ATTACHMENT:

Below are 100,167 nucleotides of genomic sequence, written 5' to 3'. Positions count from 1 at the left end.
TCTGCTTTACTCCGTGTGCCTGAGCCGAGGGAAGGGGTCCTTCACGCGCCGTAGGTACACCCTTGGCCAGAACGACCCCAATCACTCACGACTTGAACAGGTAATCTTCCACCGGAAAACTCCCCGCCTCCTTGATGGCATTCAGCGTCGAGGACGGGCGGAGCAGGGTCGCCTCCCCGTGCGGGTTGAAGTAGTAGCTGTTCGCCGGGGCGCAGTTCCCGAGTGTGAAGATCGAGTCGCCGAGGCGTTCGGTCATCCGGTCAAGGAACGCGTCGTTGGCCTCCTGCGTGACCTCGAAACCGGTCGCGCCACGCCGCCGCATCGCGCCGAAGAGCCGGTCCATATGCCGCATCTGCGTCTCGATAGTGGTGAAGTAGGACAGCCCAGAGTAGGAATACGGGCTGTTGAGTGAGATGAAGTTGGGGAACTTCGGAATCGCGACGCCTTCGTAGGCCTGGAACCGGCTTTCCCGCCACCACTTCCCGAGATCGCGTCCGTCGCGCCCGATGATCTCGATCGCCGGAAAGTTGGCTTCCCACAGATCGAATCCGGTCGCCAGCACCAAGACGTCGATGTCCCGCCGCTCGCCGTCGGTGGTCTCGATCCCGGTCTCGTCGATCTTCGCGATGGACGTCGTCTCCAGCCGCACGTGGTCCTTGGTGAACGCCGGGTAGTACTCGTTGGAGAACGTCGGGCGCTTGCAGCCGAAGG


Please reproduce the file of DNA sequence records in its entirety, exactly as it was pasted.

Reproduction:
Below are 100,167 nucleotides of genomic sequence, written 5' to 3'. Positions count from 1 at the left end.
TCTGCTTTACTCCGTGTGCCTGAGCCGAGGGAAGGGGTCCTTCACGCGCCGTAGGTACACCCTTGGCCAGAACGACCCCAATCACTCACGACTTGAACAGGTAATCTTCCACCGGAAAACTCCCCGCCTCCTTGATGGCATTCAGCGTCGAGGACGGGCGGAGCAGGGTCGCCTCCCCGTGCGGGTTGAAGTAGTAGCTGTTCGCCGGGGCGCAGTTCCCGAGTGTGAAGATCGAGTCGCCGAGGCGTTCGGTCATCCGGTCAAGGAACGCGTCGTTGGCCTCCTGCGTGACCTCGAAACCGGTCGCGCCACGCCGCCGCATCGCGCCGAAGAGCCGGTCCATATGCCGCATCTGCGTCTCGATAGTGGTGAAGTAGGACAGCCCAGAGTAGGAATACGGGCTGTTGAGTGAGATGAAGTTGGGGAACTTCGGAATCGCGACGCCTTCGTAGGCCTGGAACCGGCTTTCCCGCCACCACTTCCCGAGATCGCGTCCGTCGCGCCCGATGATCTCGATCGCCGGAAAGTTGGCTTCCCACAGATCGAATCCGGTCGCCAGCACCAAGACGTCGATGTCCCGCCGCTCGCCGTCGGTGGTCTCGATCCCGGTCTCGTCGATCTTCGCGATGGACGTCGTCTCCAGCCGCACGTGGTCCTTGGTGAACGCCGGGTAGTACTCGTTGGAGAACGTCGGGCGCTTGCAGCCGAAGG